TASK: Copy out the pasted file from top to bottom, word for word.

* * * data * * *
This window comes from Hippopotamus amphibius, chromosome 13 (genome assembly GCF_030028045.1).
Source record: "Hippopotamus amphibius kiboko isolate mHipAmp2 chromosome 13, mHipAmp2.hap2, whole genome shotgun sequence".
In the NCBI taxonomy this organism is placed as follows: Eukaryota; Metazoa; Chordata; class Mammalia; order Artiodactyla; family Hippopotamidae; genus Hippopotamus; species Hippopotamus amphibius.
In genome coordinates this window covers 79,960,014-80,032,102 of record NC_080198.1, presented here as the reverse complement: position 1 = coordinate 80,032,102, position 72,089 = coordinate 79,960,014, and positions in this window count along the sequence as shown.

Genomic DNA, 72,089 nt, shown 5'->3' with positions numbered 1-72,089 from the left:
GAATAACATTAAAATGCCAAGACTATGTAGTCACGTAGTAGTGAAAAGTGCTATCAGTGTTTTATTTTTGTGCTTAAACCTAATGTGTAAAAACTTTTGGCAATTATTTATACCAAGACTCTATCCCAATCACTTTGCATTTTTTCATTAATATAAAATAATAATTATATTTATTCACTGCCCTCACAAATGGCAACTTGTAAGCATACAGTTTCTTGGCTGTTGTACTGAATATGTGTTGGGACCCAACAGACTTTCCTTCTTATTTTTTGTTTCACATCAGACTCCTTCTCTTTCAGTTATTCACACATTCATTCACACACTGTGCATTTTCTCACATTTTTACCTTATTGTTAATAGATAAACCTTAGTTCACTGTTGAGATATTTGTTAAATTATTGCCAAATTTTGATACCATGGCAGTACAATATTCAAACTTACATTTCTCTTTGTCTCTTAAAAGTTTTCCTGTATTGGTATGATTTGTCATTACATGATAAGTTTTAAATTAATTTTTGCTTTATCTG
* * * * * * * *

This window comes from Hippopotamus amphibius, chromosome 13 (genome assembly GCF_030028045.1).
Source record: "Hippopotamus amphibius kiboko isolate mHipAmp2 chromosome 13, mHipAmp2.hap2, whole genome shotgun sequence".
In the NCBI taxonomy this organism is placed as follows: Eukaryota; Metazoa; Chordata; class Mammalia; order Artiodactyla; family Hippopotamidae; genus Hippopotamus; species Hippopotamus amphibius.
In genome coordinates this window covers 79,960,014-80,032,102 of record NC_080198.1, presented here as the reverse complement: position 1 = coordinate 80,032,102, position 72,089 = coordinate 79,960,014, and positions in this window count along the sequence as shown.

Genomic DNA, 72,089 nt, shown 5'->3' with positions numbered 1-72,089 from the left:
GAATAACATTAAAATGCCAAGACTATGTAGTCACGTAGTAGTGAAAAGTGCTATCAGTGTTTTATTTTTGTGCTTAAACCTAATGTGTAAAAACTTTTGGCAATTATTTATACCAAGACTCTATCCCAATCACTTTGCATTTTTTCATTAATATAAAATAATAATTATATTTATTCACTGCCCTCACAAATGGCAACTTGTAAGCATACAGTTTCTTGGCTGTTGTACTGAATATGTGTTGGGACCCAACAGACTTTCCTTCTTATTTTTTGTTTCACATCAGACTCCTTCTCTTTCAGTTATTCACACATTCATTCACACACTGTGCATTTTCTCACATTTTTACCTTATTGTTAATAGATAAACCTTAGTTCACTGTTGAGATATTTGTTAAATTATTGCCAAATTTTGATACCATGGCAGTACAATATTCAAACTTACATTTCTCTTTGTCTCTTAAAAGTTTTCCTGTATTGGTATGATTTGTCATTACATGATAAGTTTTAAATTAATTTTTGCTTTATCTG